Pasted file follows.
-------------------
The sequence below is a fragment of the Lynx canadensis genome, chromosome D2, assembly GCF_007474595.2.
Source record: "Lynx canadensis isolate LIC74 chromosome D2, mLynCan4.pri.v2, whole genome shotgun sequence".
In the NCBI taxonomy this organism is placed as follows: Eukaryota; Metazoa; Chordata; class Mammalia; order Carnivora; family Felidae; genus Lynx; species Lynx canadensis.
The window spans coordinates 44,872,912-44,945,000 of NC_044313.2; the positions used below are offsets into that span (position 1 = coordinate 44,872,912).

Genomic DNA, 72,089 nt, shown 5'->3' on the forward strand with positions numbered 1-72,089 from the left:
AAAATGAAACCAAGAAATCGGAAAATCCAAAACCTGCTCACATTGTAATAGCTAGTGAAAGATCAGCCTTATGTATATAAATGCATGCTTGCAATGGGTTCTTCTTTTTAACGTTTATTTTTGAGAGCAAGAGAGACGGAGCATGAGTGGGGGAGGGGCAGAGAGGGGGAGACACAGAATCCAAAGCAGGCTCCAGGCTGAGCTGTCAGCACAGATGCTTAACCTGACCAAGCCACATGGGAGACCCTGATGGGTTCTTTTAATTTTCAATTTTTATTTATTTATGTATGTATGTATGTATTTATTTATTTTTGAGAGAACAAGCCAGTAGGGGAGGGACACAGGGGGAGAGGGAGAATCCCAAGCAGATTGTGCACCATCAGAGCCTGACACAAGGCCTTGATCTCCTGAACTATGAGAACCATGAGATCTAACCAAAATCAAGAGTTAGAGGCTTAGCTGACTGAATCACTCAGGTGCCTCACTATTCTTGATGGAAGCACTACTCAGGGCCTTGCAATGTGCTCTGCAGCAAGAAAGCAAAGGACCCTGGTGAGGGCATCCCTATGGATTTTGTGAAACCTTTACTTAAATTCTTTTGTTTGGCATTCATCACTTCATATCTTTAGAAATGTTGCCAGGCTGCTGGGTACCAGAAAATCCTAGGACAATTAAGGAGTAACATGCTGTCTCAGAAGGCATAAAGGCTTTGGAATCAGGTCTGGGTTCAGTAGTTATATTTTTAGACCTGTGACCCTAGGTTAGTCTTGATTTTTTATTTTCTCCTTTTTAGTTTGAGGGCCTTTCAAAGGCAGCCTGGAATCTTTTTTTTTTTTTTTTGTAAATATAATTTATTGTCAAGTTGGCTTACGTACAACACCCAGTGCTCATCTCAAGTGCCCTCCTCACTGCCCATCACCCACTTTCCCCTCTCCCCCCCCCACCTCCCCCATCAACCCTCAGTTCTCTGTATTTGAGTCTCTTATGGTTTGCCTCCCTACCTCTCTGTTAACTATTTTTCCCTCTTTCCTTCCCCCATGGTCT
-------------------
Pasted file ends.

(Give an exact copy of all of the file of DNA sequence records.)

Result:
The sequence below is a fragment of the Lynx canadensis genome, chromosome D2, assembly GCF_007474595.2.
Source record: "Lynx canadensis isolate LIC74 chromosome D2, mLynCan4.pri.v2, whole genome shotgun sequence".
In the NCBI taxonomy this organism is placed as follows: Eukaryota; Metazoa; Chordata; class Mammalia; order Carnivora; family Felidae; genus Lynx; species Lynx canadensis.
The window spans coordinates 44,872,912-44,945,000 of NC_044313.2; the positions used below are offsets into that span (position 1 = coordinate 44,872,912).

Genomic DNA, 72,089 nt, shown 5'->3' on the forward strand with positions numbered 1-72,089 from the left:
AAAATGAAACCAAGAAATCGGAAAATCCAAAACCTGCTCACATTGTAATAGCTAGTGAAAGATCAGCCTTATGTATATAAATGCATGCTTGCAATGGGTTCTTCTTTTTAACGTTTATTTTTGAGAGCAAGAGAGACGGAGCATGAGTGGGGGAGGGGCAGAGAGGGGGAGACACAGAATCCAAAGCAGGCTCCAGGCTGAGCTGTCAGCACAGATGCTTAACCTGACCAAGCCACATGGGAGACCCTGATGGGTTCTTTTAATTTTCAATTTTTATTTATTTATGTATGTATGTATGTATTTATTTATTTTTGAGAGAACAAGCCAGTAGGGGAGGGACACAGGGGGAGAGGGAGAATCCCAAGCAGATTGTGCACCATCAGAGCCTGACACAAGGCCTTGATCTCCTGAACTATGAGAACCATGAGATCTAACCAAAATCAAGAGTTAGAGGCTTAGCTGACTGAATCACTCAGGTGCCTCACTATTCTTGATGGAAGCACTACTCAGGGCCTTGCAATGTGCTCTGCAGCAAGAAAGCAAAGGACCCTGGTGAGGGCATCCCTATGGATTTTGTGAAACCTTTACTTAAATTCTTTTGTTTGGCATTCATCACTTCATATCTTTAGAAATGTTGCCAGGCTGCTGGGTACCAGAAAATCCTAGGACAATTAAGGAGTAACATGCTGTCTCAGAAGGCATAAAGGCTTTGGAATCAGGTCTGGGTTCAGTAGTTATATTTTTAGACCTGTGACCCTAGGTTAGTCTTGATTTTTTATTTTCTCCTTTTTAGTTTGAGGGCCTTTCAAAGGCAGCCTGGAATCTTTTTTTTTTTTTTTTGTAAATATAATTTATTGTCAAGTTGGCTTACGTACAACACCCAGTGCTCATCTCAAGTGCCCTCCTCACTGCCCATCACCCACTTTCCCCTCTCCCCCCCCCACCTCCCCCATCAACCCTCAGTTCTCTGTATTTGAGTCTCTTATGGTTTGCCTCCCTACCTCTCTGTTAACTATTTTTCCCTCTTTCCTTCCCCCATGGTCT